The smartphone market in 2020 has been quite a bit different compared to years past, largely thanks to the ongoing pandemic our world is currently faced with. The Pixel 4a is stuck in release limbo, no one knows what's going on with the Pixel 5, inventory for the OnePlus 8 series remains a rarity, and so on.
That had me a little concerned as to whether or not we'd get our yearly Note from Samsung, but last week, the company confirmed that it's holding a virtual Unpacked event on August 5. While not explicitly mentioned by Samsung, we fully expect this is where we'll get our first official look at the Galaxy Note 20.
I'm rather looking forward to that date, because based on everything we've seen so far from the various Note 20 leaks, it's quickly shaping to be a contender for one of the best Android phones of the entire year.
Let's start with something that Samsung always excels at — hardware. We already have a good idea as to what the Galaxy Note 20 will look like, and it's nothing short of stunning. The picture at the top of this article was leaked by Samsung itself, and it reveals that the Note 20 will look a lot like last year's Note 10 — the biggest difference being the rear camera module.
The top and bottom frames are flat, we're going to have another metal and glass construction, and the Mystic Bronze color shown above looks downright gorgeous. Leaked hands-on photos and videos have also revealed that the Note 20 sticks to a centered hole-punch cutout for the selfie camera, which is a lot more aesthetically pleasing than the right-mounted one Samsung dabbled with on the S10.
Having essentially the same design for another year might not sound all that exciting, but let's not forget how incredible the Note 10's hardware was (and still is). As noted in his recent re-review of the phone, Hayato said:
Every time I pick up the Note 10 after spending a few weeks on a different device, I'm taken aback by just how nice the design is. I can't seem to pinpoint what it is exactly that makes this phone feel so much nicer to my hands than even Samsung's other flagships like the newer Galaxy S20+ that I have sitting on my desk; the Note 10 isn't any thinner, and it sports the same aluminum and curved glass design, with the only major difference being the more squared-off corners.
In-hand feel is certainly a subjective matter, but there's something about flat frames and corners that give off a more utilitarian/premium design I absolutely love.
Going back to the rear camera housing, we're expecting great things from the Note 20 in regards to its camera performance. Samsung made a massive leap in image quality from the Galaxy S10 to the S20, and those improvements will be present on the new Note. Exact camera specs remain unclear, but we'll more than likely see a primary camera, ultra-wide camera, and a periscope zoom camera on the bottom. The 100X Space Zoom from the S20 Ultra is supposedly out, and that's honestly fine by us. It was more of a gimmick than anything else, and if Samsung can use its periscope tech to create a legitimately useful sensor, it'll be all for the better.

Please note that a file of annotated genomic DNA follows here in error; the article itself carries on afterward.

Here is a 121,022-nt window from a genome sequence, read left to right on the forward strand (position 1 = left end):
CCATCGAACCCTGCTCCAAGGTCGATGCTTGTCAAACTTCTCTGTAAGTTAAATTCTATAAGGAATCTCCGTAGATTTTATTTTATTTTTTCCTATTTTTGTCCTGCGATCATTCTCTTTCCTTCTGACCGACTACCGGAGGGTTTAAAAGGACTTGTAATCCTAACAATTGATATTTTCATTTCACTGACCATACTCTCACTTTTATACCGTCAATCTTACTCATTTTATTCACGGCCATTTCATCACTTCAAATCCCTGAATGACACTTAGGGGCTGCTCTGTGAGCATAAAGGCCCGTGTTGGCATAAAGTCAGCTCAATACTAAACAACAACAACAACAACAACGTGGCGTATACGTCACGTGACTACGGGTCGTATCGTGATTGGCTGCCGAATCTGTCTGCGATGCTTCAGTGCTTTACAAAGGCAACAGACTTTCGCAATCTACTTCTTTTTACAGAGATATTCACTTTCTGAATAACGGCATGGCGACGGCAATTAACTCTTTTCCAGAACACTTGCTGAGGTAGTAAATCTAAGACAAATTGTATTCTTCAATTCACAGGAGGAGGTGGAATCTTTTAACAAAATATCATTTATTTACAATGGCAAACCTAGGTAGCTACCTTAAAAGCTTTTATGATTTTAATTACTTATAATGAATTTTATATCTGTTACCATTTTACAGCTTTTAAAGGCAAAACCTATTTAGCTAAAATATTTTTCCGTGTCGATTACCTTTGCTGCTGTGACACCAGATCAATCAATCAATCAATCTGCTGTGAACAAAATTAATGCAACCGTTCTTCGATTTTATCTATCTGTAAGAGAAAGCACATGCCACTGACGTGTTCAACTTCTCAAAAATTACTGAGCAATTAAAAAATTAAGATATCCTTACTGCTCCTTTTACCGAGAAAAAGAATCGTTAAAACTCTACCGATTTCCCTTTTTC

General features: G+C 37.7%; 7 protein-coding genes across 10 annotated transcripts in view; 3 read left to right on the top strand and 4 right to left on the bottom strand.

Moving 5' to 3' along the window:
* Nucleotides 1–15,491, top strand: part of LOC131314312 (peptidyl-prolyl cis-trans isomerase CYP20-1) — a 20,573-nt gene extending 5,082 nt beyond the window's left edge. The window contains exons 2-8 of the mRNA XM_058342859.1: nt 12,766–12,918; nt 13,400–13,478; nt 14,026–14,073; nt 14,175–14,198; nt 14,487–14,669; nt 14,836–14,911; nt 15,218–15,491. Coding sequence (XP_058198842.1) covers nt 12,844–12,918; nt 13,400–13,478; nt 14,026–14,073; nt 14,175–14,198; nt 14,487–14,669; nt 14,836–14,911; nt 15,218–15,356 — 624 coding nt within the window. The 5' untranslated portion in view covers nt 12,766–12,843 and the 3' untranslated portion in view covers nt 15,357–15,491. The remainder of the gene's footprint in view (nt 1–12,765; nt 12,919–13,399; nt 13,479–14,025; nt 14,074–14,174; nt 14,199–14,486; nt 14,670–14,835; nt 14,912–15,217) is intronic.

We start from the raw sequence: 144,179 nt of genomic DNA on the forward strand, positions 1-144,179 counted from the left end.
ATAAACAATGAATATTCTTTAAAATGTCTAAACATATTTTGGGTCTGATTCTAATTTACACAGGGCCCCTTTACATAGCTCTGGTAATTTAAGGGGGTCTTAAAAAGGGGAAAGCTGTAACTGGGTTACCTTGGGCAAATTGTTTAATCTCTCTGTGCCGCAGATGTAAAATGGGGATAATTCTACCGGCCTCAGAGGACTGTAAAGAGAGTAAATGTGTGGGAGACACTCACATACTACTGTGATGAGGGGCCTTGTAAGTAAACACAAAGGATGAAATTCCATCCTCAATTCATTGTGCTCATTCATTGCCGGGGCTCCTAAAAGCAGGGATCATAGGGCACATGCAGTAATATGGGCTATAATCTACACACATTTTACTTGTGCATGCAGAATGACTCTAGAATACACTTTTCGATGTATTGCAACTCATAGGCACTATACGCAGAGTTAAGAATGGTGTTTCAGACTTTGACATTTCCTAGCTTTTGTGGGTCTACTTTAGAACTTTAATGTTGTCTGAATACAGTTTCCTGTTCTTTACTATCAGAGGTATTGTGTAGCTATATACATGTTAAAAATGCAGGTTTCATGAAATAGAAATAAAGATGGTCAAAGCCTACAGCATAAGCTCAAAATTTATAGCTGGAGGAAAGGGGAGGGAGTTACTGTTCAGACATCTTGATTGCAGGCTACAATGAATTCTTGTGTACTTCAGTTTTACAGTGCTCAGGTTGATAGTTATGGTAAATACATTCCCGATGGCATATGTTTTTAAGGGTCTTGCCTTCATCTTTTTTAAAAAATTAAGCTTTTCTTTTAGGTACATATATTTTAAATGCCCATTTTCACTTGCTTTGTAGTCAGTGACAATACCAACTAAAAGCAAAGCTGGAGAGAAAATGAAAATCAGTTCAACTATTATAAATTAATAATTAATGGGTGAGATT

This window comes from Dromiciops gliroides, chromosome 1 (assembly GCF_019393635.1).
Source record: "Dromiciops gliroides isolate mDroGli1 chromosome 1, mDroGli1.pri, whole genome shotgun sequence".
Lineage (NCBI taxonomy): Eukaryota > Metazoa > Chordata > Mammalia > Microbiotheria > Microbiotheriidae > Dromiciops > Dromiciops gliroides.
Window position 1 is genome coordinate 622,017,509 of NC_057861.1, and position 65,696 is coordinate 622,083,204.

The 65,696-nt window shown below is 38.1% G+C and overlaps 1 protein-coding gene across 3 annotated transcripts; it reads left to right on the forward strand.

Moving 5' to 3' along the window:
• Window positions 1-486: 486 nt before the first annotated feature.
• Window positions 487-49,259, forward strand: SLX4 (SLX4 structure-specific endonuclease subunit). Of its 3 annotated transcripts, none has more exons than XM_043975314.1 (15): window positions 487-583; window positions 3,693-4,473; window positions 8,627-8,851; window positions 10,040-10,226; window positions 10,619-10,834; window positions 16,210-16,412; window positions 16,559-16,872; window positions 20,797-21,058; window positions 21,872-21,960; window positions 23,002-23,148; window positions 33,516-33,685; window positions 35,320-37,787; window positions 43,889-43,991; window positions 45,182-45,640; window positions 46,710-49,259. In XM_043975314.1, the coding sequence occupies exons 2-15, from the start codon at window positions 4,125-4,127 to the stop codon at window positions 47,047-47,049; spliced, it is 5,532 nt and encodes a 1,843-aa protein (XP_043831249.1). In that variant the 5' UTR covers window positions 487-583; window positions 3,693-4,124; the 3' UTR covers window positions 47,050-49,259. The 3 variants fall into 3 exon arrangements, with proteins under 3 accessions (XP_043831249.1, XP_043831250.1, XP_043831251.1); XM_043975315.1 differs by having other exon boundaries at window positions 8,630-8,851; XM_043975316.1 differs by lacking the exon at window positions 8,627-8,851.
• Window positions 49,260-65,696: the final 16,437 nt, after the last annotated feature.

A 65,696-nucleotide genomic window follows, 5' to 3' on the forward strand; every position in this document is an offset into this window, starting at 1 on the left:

There's also the matter of the display, which we're anticipating to get that sweet, sweet upgrade to a 120Hz refresh rate. There's been some uncertainty as to whether or not the baseline Note 20 will get the 120Hz upgrade, but given that every model of the S20 has the increased refresh rate, it's hard to imagine Samsung backtracking for the Note. Pair that together with even thinner bezels than what we had on the Note 10, the option to run Quad HD+ and 120Hz at the same time (something not possible on the S20), and this is shaping up to be the best display we've ever seen on a smartphone.
As for all of the other internal specs, there should be the usual array of flagship goodness. That means a Snapdragon 865 (or 865+) processor, at least 12GB of RAM, 128 or 256GB of baseline storage, and Android 10 out of the box with a speedy update to Android 11.
Recent years have seen the Galaxy Note shifting to be an evolution of its Galaxy S cousin rather than a complete overhaul, and when Samsung's Galaxy S phones are so darn good, that's not a bad thing by any means.
The Galaxy S20, S20+, and S20 Ultra are three of the most feature-rich and refined Android phones you can buy in 2020. Based on what we know so far, the Note 20 lineup is going to take the features and specs of those devices, combine them with the outstanding design of the Note 10, and the end result is going to be a handset that's really hard to ignore.
I typically don't get all that excited about Samsung phones given my stance on One UI, but even for someone like me, I can't deny just how good the Note 20 is looking. From the design, display, cameras, and specs, almost everything about the phone has the potential to be perfect or awfully close to it.